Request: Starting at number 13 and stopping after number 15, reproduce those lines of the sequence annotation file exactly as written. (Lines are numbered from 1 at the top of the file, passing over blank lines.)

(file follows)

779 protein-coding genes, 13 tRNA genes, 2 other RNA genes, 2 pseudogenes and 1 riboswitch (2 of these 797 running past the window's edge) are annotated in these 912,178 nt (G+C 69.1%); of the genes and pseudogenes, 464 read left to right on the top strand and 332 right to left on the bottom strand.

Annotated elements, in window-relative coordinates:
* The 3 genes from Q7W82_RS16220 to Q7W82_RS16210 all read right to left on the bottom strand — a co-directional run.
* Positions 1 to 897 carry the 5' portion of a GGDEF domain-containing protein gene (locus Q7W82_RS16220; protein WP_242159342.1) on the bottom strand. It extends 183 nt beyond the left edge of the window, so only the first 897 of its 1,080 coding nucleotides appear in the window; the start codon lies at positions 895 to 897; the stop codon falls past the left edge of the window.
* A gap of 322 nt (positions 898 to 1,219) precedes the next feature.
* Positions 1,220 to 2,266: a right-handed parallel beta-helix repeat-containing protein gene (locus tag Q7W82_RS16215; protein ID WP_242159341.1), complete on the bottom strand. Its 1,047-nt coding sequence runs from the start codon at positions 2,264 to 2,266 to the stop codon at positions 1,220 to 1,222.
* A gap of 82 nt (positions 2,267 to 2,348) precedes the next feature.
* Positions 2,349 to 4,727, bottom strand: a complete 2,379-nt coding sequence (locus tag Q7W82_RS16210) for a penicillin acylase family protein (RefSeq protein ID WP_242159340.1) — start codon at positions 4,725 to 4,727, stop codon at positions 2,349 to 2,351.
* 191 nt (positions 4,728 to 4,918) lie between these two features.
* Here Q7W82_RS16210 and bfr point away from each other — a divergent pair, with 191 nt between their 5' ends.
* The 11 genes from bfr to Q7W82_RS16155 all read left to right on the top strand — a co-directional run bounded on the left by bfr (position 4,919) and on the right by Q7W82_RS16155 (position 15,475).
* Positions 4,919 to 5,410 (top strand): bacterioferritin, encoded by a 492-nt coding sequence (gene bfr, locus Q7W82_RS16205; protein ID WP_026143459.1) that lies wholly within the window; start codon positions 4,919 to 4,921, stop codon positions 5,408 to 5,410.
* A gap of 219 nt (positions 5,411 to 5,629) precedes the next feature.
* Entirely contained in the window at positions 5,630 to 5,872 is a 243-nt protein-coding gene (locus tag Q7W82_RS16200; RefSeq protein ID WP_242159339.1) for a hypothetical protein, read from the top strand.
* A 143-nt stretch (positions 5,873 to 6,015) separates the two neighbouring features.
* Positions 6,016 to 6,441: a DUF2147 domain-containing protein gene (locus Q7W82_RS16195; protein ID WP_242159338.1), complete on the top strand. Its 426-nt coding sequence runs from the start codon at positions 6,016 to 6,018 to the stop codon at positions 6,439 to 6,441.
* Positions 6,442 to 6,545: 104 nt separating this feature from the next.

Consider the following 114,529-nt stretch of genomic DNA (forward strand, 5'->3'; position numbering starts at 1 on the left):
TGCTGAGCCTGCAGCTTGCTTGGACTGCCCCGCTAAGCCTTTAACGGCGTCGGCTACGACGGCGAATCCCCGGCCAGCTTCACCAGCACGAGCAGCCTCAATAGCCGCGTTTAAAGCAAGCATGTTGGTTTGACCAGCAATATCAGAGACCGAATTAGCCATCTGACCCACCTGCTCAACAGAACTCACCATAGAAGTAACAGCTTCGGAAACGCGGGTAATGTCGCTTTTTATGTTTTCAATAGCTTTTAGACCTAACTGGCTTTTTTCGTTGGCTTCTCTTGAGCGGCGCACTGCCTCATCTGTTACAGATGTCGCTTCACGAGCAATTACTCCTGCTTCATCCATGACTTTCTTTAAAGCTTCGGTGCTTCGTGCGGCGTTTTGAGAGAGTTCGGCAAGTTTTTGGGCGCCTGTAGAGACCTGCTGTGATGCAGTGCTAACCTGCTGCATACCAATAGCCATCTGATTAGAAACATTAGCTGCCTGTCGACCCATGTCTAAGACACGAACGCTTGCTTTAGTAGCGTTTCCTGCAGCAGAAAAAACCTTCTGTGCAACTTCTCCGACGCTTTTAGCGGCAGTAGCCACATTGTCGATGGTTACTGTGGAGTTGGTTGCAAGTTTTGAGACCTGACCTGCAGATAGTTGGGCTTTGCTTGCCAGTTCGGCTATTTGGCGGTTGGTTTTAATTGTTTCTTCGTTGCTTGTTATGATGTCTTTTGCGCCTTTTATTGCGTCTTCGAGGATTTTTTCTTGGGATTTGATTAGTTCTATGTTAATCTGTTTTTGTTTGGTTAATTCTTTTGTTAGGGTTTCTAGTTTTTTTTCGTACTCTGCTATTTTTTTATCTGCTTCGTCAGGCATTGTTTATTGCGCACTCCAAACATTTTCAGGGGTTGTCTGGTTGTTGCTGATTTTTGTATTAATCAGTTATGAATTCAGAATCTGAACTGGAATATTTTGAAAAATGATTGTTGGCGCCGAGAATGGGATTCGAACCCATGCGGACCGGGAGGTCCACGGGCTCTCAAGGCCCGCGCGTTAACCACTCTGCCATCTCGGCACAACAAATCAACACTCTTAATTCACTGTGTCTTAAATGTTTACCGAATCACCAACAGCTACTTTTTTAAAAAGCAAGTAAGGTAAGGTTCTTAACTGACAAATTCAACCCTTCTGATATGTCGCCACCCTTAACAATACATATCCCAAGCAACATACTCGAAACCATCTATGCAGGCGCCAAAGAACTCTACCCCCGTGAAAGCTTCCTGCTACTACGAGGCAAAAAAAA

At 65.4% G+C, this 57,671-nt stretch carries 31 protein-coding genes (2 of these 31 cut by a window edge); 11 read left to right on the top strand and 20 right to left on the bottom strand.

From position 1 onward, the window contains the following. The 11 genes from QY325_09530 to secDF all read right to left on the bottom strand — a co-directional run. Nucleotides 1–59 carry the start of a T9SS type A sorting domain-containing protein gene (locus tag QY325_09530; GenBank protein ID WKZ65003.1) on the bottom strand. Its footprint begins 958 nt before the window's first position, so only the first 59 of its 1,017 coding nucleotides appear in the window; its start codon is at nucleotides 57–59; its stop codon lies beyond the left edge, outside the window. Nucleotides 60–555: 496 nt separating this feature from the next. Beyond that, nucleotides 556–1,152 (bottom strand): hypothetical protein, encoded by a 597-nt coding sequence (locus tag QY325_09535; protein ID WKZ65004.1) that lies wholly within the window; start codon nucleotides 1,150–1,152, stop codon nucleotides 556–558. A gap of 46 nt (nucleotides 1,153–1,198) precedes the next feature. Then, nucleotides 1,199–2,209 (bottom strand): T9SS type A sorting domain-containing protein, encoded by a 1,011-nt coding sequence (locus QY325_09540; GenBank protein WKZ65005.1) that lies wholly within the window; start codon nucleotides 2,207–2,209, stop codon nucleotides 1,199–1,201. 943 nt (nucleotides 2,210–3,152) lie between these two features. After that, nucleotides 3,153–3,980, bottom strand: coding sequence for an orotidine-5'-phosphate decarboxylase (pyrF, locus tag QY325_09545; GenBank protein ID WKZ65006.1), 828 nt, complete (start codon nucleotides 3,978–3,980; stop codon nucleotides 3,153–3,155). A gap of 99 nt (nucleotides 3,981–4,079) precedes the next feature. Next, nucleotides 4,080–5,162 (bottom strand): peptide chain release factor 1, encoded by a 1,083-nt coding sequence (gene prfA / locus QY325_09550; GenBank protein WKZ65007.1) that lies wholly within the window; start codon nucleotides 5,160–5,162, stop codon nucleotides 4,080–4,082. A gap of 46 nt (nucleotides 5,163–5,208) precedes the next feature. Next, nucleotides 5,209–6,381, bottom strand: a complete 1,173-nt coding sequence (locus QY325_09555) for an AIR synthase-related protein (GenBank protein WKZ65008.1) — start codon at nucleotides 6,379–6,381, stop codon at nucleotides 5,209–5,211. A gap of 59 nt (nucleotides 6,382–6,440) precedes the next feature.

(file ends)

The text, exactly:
* A gap of 219 nt (positions 5,411 to 5,629) precedes the next feature.
* Entirely contained in the window at positions 5,630 to 5,872 is a 243-nt protein-coding gene (locus tag Q7W82_RS16200; RefSeq protein ID WP_242159339.1) for a hypothetical protein, read from the top strand.
* A 143-nt stretch (positions 5,873 to 6,015) separates the two neighbouring features.